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Hunger & Poverty
If Luis Ramos Salgado had tried to ride the storm out in his home, he wouldn’t be able to walk down his street on this sunny morning.
“I’d be dead,” he says through a translator, standing in the kitchen of the only home he’s ever known in San Juan’s Caño Martín Peña area.
It’s a pretty port of call.
Mere blocks from where cruise ships pull into San Juan terminal, visitors can find enticing Old San Juan, with its mix of history, shops and restaurants, all open for business, even on a warm but quiet Tuesday night. Veering right, visitors can find conveniences such as bike rentals and a CVS pharmacy, all up and running.
“People go to hotels, Old San Juan and they see the stores open, lights … and they say, ‘Oh, everything is back to normal,’” the Rev. Edwin A. González-Castillo says.
Except it’s not.
Fresh out of seminary, a pastor listens intently as the chair of the nominating committee drives around the countryside, narrating the history of a rural community that has seen better days. As she listens, she takes note of the sagging porches with faded and torn upholstered furniture. They pass sheep grazing behind a dilapidated barn, and the pastor silently reminds God that this was not what she had in mind when she said “yes” to tending the flock.
A citywide interfaith Service of Light & Remembrance, hosted by Faith Forward Dallas, will be held to remember neighbors in Dallas County, Texas, who died homeless during this past year. The service will take place at First Presbyterian Church of Dallas on Sunday, November 4, starting at 4 p.m.
Twenty-seven years of Saturdays, approximately 1,400 consecutive weekends of serving the “best meal in town,” is a pretty good track record of commitment. That’s how long Third Presbyterian Church in Rochester, New York, has been running its dining room ministry, a hot meal program that started in 1991 and serves approximately 80 people each week. But that’s not enough for this 1,200-member congregation in north central New York. Their emergency food program has been similarly active for more than 20 years, and another hunger initiative, the East Avenue Grocery Run, a mere child at 9 years old, might be the most impactful program of all three.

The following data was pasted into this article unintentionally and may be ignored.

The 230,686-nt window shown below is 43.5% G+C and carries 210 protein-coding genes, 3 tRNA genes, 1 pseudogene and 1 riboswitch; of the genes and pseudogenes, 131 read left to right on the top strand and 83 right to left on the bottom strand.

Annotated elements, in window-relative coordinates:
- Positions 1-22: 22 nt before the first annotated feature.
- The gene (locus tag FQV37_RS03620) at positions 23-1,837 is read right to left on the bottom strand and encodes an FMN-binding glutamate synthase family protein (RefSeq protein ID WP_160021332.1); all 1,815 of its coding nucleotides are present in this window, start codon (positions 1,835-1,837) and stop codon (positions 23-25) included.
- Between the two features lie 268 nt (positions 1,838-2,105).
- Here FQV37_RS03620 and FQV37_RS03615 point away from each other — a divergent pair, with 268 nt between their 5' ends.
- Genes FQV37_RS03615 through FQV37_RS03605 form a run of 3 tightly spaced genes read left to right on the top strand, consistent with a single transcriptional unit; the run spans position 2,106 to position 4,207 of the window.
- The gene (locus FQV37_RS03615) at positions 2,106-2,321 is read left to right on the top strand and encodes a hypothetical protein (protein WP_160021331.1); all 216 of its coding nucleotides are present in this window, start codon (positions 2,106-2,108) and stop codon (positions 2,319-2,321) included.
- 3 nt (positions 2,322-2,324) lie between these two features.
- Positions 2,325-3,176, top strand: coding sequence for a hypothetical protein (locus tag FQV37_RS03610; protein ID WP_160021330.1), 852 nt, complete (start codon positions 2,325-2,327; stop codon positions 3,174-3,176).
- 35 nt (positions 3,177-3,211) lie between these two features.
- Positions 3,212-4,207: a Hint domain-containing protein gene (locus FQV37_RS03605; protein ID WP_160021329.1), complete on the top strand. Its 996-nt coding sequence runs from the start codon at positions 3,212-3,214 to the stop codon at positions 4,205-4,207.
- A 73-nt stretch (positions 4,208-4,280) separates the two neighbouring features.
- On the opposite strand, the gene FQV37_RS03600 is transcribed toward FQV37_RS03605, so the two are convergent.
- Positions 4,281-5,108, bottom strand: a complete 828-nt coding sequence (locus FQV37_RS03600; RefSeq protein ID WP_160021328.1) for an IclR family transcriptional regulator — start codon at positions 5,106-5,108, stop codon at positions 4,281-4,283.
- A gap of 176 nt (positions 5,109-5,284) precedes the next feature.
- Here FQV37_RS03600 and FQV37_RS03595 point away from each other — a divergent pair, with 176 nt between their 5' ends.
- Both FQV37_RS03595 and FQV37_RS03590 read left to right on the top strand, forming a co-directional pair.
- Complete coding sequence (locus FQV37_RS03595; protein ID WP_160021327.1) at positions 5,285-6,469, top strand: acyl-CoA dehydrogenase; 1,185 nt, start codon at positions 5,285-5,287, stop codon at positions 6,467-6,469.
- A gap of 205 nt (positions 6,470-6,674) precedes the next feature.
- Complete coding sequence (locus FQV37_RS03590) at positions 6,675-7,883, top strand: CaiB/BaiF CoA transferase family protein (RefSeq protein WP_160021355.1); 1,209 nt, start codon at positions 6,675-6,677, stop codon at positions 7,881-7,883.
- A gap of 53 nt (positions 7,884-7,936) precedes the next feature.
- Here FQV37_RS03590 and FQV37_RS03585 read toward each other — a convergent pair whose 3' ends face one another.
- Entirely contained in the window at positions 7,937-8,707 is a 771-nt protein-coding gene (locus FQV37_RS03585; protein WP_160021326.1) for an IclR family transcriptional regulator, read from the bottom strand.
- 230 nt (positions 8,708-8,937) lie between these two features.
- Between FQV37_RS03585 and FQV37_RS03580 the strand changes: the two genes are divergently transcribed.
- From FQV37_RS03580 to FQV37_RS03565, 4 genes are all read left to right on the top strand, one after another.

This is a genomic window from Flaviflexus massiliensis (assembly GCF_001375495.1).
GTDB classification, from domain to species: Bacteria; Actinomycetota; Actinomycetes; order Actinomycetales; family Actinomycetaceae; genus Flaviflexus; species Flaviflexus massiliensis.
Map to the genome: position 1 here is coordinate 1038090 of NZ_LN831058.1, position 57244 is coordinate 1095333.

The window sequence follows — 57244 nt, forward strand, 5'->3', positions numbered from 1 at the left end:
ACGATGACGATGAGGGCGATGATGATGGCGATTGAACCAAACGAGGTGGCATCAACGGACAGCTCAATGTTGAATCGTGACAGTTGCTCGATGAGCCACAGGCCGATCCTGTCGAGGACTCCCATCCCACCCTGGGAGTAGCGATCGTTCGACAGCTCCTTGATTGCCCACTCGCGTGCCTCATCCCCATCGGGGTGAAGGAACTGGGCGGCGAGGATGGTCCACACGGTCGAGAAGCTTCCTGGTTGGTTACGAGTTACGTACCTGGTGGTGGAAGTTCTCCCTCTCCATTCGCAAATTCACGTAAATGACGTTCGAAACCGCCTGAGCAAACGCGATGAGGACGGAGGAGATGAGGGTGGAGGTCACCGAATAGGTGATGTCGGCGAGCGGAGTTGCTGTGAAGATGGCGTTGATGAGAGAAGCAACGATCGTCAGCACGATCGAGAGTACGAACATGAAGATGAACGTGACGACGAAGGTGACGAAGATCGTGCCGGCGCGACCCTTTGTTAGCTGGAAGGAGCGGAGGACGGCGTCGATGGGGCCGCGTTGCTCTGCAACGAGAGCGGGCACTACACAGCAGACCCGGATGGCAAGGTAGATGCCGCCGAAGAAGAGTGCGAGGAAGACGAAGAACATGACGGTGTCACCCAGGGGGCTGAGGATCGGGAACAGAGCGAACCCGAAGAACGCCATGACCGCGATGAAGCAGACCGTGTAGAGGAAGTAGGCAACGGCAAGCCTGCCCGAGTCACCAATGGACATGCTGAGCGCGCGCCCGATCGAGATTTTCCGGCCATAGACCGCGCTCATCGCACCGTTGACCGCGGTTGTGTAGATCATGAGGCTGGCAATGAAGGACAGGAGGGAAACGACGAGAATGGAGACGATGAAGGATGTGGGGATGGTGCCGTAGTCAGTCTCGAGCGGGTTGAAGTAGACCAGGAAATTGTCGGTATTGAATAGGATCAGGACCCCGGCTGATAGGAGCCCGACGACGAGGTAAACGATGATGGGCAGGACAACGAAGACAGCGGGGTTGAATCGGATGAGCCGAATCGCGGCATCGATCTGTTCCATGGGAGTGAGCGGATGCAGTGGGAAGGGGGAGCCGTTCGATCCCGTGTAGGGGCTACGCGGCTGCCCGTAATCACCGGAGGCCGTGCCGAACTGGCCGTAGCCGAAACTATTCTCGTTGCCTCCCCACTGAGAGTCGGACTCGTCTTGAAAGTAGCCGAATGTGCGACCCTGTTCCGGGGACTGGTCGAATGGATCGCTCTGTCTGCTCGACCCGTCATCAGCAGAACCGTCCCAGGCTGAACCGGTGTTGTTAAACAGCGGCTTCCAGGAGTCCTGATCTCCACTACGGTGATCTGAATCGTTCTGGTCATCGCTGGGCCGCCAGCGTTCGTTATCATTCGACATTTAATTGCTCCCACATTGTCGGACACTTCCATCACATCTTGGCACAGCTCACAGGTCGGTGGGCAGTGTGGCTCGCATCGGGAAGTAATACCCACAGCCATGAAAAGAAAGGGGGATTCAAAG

La Semana de Acción de las Iglesias por los Alimentos comenzó el domingo 14 de octubre, y se extenderá hasta el 21 de octubre. La semana ofrece al pueblo cristiano de todo el mundo la oportunidad de abordar las cuestiones de justicia y sostenibilidad alimentaria. La Semana de Acción de las Iglesias por los Alimentos incluye el Día Mundial de la Alimentación (16 de octubre), el Día Internacional de la Mujer Rural (15 de octubre), y el Día Internacional para la Erradicación de la Pobreza (17 de octubre). Este año, el Programa Presbiteriano contra el Hambre (PHP) celebra a más de 100 congregaciones que actúan contra el hambre (HAC) que abogan por la justicia alimentaria no sólo una semana, sino durante todo el año, como parte de su ministerio.
The Global Food Week of Action began Sunday, Oct. 14, and runs through Oct. 21. The week provides Christians around the world a chance to address food justice and sovereignty issues. Food Week of Action includes World Food Day (Oct. 16), International Day for Rural Women (Oct. 15), and International Day for the Eradication of Poverty (Oct. 17). This year, the Presbyterian Hunger Program (PHP) celebrates more than 100 congregations as Hunger Action Congregations (HAC) that advocate for food justice not just one week during the year, but year-round, as part of their ministry outreach.
Many churches preach about poverty and hunger a few times a year, but Tippecanoe Presbyterian Church in Milwaukee lives out its ministries with the poor 365 days a year.
Can million-dollar donations to anti-hunger groups be a bad thing? Should Christians who are called to serve and work toward eliminating hunger and poverty in our communities question corporate generosity as a viable tool to achieve a faithful goal? Food activist and author Andrew Fisher recently presented these questions and more at a University of Louisville event that was co-sponsored by the Presbyterian Hunger Program. Fisher spoke to an audience of approximately 50 graduate and undergraduate students and a smaller number of community members interested in hunger issues, detailing the “unholy alliance” that exists between corporate America and anti-hunger organizations.
“I’m just the pastor. This congregation rocks!” Such is the outlook of Kirk Perucca, pastor at Covenant Presbyterian Church. This small, ethnically diverse congregation located south of downtown Kansas City, Missouri, has been a Presbyterian Hunger Program Certified Hunger Action Congregation since 2017, but has been advocating hunger, fairness and justice issues for most of its 110-year-plus existence.